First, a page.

QOTD: Where Will Cadillac Be A Decade From Now?
Cadillac is in a curious state.
Many would rightly argue that Cadillac’s products are more competitive now than they’ve been in decades. Cadillac is making headway in China, a market which accounted for slightly more than half of Cadillac’s global volume in the first-quarter of 2017. Cadillac’s average U.S. transaction prices are also above the norm thanks in part to a high percentage of its sales being produced by the high-dollar Escalade.
But sales in Cadillac’s home market continue to slide. U.S. volume has fallen by a fifth over the last decade and has decreased in two of the last three years, falling to a four-year low in 2016. More recently, U.S. sales at Cadillac are down 5 percent in early 2017 after decreasing on a year-over-year basis in six of the last twelve months.
Long gone are the days when Cadillac could sell new vehicles in America at the same rate as Mercedes-Benz, BMW, or Lexus. Indeed, Cadillac is well back of Audi now, as well. To put an exclamation point on Cadillac’s difficulties, little ol’ Infiniti — also historically reliant on the U.S. market and rather weak globally — outsold Cadillac by a margin of more than 40 percent in March.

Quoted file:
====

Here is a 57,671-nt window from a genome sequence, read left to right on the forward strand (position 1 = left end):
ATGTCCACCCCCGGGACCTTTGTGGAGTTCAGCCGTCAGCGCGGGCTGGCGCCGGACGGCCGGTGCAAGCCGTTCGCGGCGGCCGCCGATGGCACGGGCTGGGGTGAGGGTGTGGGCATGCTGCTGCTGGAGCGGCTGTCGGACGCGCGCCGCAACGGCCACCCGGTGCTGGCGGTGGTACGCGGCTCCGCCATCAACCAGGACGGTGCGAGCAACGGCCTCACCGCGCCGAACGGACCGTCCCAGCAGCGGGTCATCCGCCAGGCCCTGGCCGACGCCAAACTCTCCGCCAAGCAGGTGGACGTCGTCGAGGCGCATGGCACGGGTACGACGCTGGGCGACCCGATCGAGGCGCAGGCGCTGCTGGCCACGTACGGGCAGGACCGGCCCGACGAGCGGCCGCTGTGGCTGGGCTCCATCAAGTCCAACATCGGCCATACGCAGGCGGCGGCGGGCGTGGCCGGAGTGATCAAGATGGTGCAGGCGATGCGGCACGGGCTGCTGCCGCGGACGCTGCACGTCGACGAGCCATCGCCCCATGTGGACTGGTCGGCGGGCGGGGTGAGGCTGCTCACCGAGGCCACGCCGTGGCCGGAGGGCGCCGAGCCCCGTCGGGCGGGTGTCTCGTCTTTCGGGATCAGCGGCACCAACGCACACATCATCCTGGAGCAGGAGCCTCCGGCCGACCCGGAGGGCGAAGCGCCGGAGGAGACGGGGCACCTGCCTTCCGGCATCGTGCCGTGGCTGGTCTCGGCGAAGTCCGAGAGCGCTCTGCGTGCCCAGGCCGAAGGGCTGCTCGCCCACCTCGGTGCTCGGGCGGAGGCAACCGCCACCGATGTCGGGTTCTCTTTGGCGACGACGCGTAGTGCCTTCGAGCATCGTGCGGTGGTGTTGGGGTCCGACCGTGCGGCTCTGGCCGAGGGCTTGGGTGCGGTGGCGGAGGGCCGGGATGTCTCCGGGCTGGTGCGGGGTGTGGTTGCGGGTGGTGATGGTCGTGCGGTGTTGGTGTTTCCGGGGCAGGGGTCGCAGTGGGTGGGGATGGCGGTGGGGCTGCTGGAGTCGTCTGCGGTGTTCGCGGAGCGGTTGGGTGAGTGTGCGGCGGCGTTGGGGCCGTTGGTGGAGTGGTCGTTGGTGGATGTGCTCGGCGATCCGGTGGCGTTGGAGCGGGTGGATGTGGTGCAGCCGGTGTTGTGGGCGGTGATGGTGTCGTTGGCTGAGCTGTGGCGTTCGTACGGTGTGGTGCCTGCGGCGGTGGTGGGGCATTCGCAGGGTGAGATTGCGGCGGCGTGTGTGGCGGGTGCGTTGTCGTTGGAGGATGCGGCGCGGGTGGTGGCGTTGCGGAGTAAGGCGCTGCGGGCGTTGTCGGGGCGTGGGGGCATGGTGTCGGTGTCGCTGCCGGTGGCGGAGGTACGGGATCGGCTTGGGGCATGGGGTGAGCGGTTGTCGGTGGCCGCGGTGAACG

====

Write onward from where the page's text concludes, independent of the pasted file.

What’s next? Which brands will be outselling Cadillac in ten years, or even five, or even two?
What does the next decade hold for Cadillac?
Besides crossovers to slot in above and below the XT5, Cadillac’s most popular vehicle.
Besides increased strength in China.
Besides high-power V versions that stand in stark contrast to Cadillac’s historic mission.
How will Cadillac fare in the U.S. market in 2027? Or even in 2021?
In 2003, Cadillac was selling twice as many vehicles in the U.S. as Infiniti. Yet, while Cadillac’s focus on passenger cars is evident, with an expanding sedan portfolio, Infiniti’s headway has been made on the crossover side of the ledger where the brand’s five nameplates outsold the XT5, Escalade, and Escalade ESV by more than 6,700 units in 2017 Q1.
Infiniti isn’t the only premium brand attempting to take over territory in the United States while Cadillac struggles. Acura, with its own difficulties, isn’t far behind Cadillac. Lincoln is trending in the opposite direction, up 9 percent so far this year. Jaguar-Land Rover is up 21 percent in 2017 and is quickly catching up to Cadillac in total volume.
Today, Cadillac isn’t the top-selling luxury brand in America. It doesn’t rank second or third or fourth, either. Indeed, Cadillac isn’t even inside the top five now.
Where will Cadillac be a decade from now, or even five years from now? Behind Genesis, Maserati, and Alfa Romeo, too?
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